Figure 4. Solar Irrigation Installation for Shuman-Boys (Egypt 1913) [37]

In 1949, Félix Trombe built in Mont Louis a solar oven (huge parabolic mirror) in Mont-Louis with a power of 50 kW which allows to reach 3000℃ at its point of concentration [38]. Then, F. Trombe designed a large-scale solar furnace in the world at Font-Romeu-Odeillo-Via between 1962–1968.

In 1983, Electricity of France (EDF) inaugurated the first French tower power plant (THÉMIS solar plant (Figure 5)), but because of France having chosen to develop only the nuclear sector, this solar station closed in 1986 [39], to reopen in 2004 as a research and development center dedicated to solar energy.

Figure 5. THÉMIS solar power plant in France (42°30’05” N, 1°58’27” E) [40]

At the end of the twentieth century, many solar power plants and solar furnaces were launched in many parts of the world, as numerous parabolic trough collector power plants were created in the United States between 1985 to 1991 [3].

Therefore, solar energy concentration allows to obtain very practical temperatures suitable for use in many domestic and industrial fields, where the concentrated solar technology is of great interest as it is an efficient and adequate way to meet the ever-growing demand for solar electricity on a global scale. The solar concentrators receive beam radiation using a perfectly reflective surface and a tracking system, then direct it to a reduced surface receiver by refractions through prisms or lenses or through multiple reflections on mirrors.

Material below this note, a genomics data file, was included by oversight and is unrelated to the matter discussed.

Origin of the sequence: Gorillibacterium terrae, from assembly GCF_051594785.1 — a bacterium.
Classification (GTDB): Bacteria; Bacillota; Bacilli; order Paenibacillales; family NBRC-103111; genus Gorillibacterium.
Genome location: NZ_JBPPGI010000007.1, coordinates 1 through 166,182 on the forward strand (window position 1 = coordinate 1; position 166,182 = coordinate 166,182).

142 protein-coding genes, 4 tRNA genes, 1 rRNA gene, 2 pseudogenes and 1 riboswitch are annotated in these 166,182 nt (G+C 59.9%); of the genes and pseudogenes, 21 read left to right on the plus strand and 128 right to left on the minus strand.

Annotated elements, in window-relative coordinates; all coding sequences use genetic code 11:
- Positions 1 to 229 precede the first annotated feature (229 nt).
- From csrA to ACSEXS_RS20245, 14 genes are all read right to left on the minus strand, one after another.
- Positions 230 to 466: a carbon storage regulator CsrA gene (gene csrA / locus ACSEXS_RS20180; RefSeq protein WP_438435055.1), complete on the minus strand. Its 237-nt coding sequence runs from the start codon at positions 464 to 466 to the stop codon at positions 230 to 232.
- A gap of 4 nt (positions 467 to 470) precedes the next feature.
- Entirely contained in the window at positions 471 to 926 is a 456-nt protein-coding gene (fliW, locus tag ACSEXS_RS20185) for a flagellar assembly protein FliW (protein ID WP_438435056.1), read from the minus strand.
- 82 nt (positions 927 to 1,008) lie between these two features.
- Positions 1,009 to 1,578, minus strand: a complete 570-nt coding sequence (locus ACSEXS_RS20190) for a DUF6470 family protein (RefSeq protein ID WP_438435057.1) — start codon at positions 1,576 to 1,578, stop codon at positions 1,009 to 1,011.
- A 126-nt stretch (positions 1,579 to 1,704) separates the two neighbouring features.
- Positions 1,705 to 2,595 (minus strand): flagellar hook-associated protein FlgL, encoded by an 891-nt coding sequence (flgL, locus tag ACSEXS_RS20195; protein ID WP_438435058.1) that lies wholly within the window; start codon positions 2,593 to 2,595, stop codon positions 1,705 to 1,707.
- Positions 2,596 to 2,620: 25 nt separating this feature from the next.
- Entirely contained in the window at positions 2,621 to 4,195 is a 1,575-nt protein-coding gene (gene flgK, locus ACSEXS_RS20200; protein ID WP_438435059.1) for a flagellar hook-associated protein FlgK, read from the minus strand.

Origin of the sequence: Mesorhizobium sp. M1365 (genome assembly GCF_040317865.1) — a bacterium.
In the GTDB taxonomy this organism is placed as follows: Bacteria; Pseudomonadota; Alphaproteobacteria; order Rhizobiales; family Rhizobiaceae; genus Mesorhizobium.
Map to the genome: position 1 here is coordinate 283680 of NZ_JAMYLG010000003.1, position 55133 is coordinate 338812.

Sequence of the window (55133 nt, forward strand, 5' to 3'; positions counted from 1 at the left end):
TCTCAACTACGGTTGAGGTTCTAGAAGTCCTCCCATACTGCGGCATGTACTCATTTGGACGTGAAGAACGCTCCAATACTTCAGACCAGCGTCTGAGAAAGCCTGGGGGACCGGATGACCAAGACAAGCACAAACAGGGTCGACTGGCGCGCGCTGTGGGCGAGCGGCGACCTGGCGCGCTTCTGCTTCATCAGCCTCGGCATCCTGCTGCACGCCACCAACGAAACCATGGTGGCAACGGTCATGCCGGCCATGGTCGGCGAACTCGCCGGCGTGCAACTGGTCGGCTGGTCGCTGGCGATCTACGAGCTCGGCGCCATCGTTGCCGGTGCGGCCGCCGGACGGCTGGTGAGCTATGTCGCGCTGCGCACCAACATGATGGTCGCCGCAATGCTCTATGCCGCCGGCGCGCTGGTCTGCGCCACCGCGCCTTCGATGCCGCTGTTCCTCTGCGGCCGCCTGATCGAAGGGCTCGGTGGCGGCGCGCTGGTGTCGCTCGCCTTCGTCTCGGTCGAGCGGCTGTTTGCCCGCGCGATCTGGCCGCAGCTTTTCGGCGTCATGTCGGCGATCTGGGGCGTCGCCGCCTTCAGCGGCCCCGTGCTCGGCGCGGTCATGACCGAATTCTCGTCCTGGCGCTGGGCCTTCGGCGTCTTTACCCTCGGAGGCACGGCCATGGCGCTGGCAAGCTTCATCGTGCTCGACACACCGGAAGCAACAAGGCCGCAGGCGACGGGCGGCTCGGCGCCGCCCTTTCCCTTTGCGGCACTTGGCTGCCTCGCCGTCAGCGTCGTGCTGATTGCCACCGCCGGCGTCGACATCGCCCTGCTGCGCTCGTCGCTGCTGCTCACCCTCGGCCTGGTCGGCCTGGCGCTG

All the technologies used in concentrated solar power are based on the two modes of point and linear concentration. So, there are four mainly developed technologies which are represented as follows:

  • Heliostat field collectors (HFCs);
  • Parabolic dish collectors (PDCs);
  • Linear Fresnel solar reflectors (LFRs);
  • Parabolic trough collectors (PTCs).

2.1 Point solar concentrators

2.1.1 Heliostat field collectors (HFCs)

As shown in Figure 6, the heliostat field collectors (HFCs) consists of thousands of reflective mirrors equipped with a sun tracking system in two axes of rotation to focus the beam radiation on a central receiver placed at the top of the tower [2, 3, 41].

This type of thermal power plant displays four types classified according to the energy production mode as well as the working fluid used [42], they are:

  • Atmospheric air system;
  • Hybrid pressurized air system;
  • Indirect steam production system with molten salt as working fluid;
  • Direct steam production system with water/steam as working fluid.

The major advantages of this technology are:

  • The fairly acceptable conversion efficiency due to the high temperatures reached at the HFC focal point;